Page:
Camera Surveillance and GPS Tracking: Public Yet Private

Yesterday I did an RT interview about surveillance cameras in cities such as Chicago, which according to a February report (PDF) from the American Civil Liberties Union of Illinois has the most pervasive system in America. Chicago police have access to 10,000 or so cameras, and Mayor Richard Daley wants to add more, putting one "on every corner." The ACLU report notes that sophisticated camera networks that can zoom in on people, recognize their faces, and follow them from place to place raise privacy issues similar to those raised by GPS tracking. Even though all the tracking occurs in public places, the information it collects can be very revealing:

While earlier camera systems tracked only how some people spend some of their time in the public way, a camera on every corner – coupled with pan-tilt-zoom, facial recognition, and automatic tracking – results in government power to track how all people spend all of their time in the public way.

Each of us then will wonder whether the government is watching and recording us when we walk into a psychiatrist's office, a reproductive health care center, a political meeting, a theater performance, or a book store. While the dystopia described by George Orwell in "1984" has not yet been realized, Chicago's current 10,000 surveillance cameras are a significant step in this direction. And a camera "on every corner" would be an even greater step.

The ACLU suggests such government surveillance can have a chilling effect on expressive activity such as public protests, especially given Chicago's history of monitoring and harassing left-wing political groups. It recommends various safeguards to prevent abuse of information collected by the cameras. As a step in that direction, it is supporting a bill introduced last month that would "require police agencies that own or have access to video surveillance cameras to disclose to the Illinois Criminal Justice Information Authority the number of their cameras, and their privacy regulations, if they have any." The information would be available on the authority's website.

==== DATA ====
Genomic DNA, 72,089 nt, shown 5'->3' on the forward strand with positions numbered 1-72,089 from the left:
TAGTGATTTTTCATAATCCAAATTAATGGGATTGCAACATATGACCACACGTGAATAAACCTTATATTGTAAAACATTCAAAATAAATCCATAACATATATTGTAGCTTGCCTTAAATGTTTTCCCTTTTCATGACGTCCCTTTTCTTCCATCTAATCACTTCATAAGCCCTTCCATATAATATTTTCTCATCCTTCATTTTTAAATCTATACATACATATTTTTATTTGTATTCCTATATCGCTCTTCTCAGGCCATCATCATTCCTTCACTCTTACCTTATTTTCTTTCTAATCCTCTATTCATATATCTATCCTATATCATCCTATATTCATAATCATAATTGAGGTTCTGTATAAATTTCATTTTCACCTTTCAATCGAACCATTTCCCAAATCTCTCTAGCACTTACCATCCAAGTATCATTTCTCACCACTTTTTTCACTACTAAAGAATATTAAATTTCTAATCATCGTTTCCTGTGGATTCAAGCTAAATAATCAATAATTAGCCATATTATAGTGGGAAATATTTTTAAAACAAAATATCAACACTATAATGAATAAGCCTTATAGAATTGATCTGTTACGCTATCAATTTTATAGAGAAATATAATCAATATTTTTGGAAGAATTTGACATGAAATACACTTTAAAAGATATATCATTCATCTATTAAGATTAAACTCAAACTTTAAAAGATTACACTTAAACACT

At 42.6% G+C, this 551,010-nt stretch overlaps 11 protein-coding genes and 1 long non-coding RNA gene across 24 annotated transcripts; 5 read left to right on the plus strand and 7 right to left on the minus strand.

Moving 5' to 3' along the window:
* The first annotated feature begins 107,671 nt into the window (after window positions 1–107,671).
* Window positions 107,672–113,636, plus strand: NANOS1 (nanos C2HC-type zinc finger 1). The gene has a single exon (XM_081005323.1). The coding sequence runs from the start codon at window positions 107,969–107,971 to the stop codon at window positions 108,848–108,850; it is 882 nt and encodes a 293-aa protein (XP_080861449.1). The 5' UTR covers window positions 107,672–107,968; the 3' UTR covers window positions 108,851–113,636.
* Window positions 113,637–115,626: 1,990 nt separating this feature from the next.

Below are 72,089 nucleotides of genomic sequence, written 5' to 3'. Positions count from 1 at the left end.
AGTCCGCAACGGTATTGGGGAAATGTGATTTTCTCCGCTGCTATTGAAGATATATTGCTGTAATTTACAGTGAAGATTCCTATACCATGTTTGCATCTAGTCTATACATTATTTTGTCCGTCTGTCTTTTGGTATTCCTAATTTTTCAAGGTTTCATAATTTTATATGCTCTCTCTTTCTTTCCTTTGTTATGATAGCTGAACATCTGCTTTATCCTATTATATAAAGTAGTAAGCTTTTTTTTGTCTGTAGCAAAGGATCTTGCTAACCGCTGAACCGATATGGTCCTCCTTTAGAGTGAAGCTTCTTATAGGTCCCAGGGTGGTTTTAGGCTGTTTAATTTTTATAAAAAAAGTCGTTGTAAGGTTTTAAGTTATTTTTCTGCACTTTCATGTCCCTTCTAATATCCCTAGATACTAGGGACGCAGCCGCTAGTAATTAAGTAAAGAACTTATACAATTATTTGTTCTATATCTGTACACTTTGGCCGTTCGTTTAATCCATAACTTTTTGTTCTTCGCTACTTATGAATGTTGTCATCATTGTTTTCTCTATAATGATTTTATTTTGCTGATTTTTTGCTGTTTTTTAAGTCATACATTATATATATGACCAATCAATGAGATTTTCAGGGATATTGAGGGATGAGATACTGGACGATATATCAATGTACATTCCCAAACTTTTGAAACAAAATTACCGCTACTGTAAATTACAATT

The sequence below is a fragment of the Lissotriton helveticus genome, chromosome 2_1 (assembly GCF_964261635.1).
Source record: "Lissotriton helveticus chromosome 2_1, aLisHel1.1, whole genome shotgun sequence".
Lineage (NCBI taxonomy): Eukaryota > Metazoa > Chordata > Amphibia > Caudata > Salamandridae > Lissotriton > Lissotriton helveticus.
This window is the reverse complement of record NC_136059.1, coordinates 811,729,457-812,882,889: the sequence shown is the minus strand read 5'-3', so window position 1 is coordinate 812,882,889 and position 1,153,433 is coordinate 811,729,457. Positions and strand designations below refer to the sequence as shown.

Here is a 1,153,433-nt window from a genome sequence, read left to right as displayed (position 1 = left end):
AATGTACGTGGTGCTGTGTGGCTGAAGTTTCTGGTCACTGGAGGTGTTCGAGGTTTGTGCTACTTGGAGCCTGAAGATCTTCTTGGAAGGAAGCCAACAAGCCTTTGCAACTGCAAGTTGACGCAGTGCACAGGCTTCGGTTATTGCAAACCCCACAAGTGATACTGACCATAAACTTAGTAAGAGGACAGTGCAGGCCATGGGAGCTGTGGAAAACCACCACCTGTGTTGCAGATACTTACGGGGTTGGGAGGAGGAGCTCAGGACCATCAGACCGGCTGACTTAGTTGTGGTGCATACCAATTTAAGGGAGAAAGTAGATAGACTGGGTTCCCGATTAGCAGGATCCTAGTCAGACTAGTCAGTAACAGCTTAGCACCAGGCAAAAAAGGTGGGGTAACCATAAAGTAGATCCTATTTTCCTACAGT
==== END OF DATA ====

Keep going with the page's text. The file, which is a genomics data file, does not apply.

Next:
I discussed the inhibiting effect of surveillance cameras in a 2002 column. Last August I noted that federal appeals courts are divided on the question of whether the Fourth Amendment requires a warrant for GPS tracking of vehicles. The ACLU report quotes the 9th Circuit's Alex Kozinski and the D.C. Circuit's Douglas Ginsburg, who have argued (writing in dissent and in the majority, respectively) that it does, despite the conventional view that people do not have a reasonable expectation of privacy in public, because such tracking reveals sensitive information. "A person who knows all of another's travels," Ginsburg noted in a 2010 decision (PDF), "can deduce whether he is a weekly church goer, a heavy drinker, a regular at the gym, an unfaithful husband, an outpatient receiving medical treatment, an associate of particular individuals or political groups—and not just one such fact about a person, but all such facts."

Editor's Note: We invite comments and request that they be civil and on-topic. We do not moderate or assume any responsibility for comments, which are owned by the readers who post them. Comments do not represent the views of Reason.com or Reason Foundation. We reserve the right to delete any comment for any reason at any time. Report abuses.

  • James J.B.||

    "We're not in your home or business"

    Not yet. Give'em time. We'll all talk about the days when we had GMD (government monitoring devices) in only cars.

  • Poppin' Caps lock||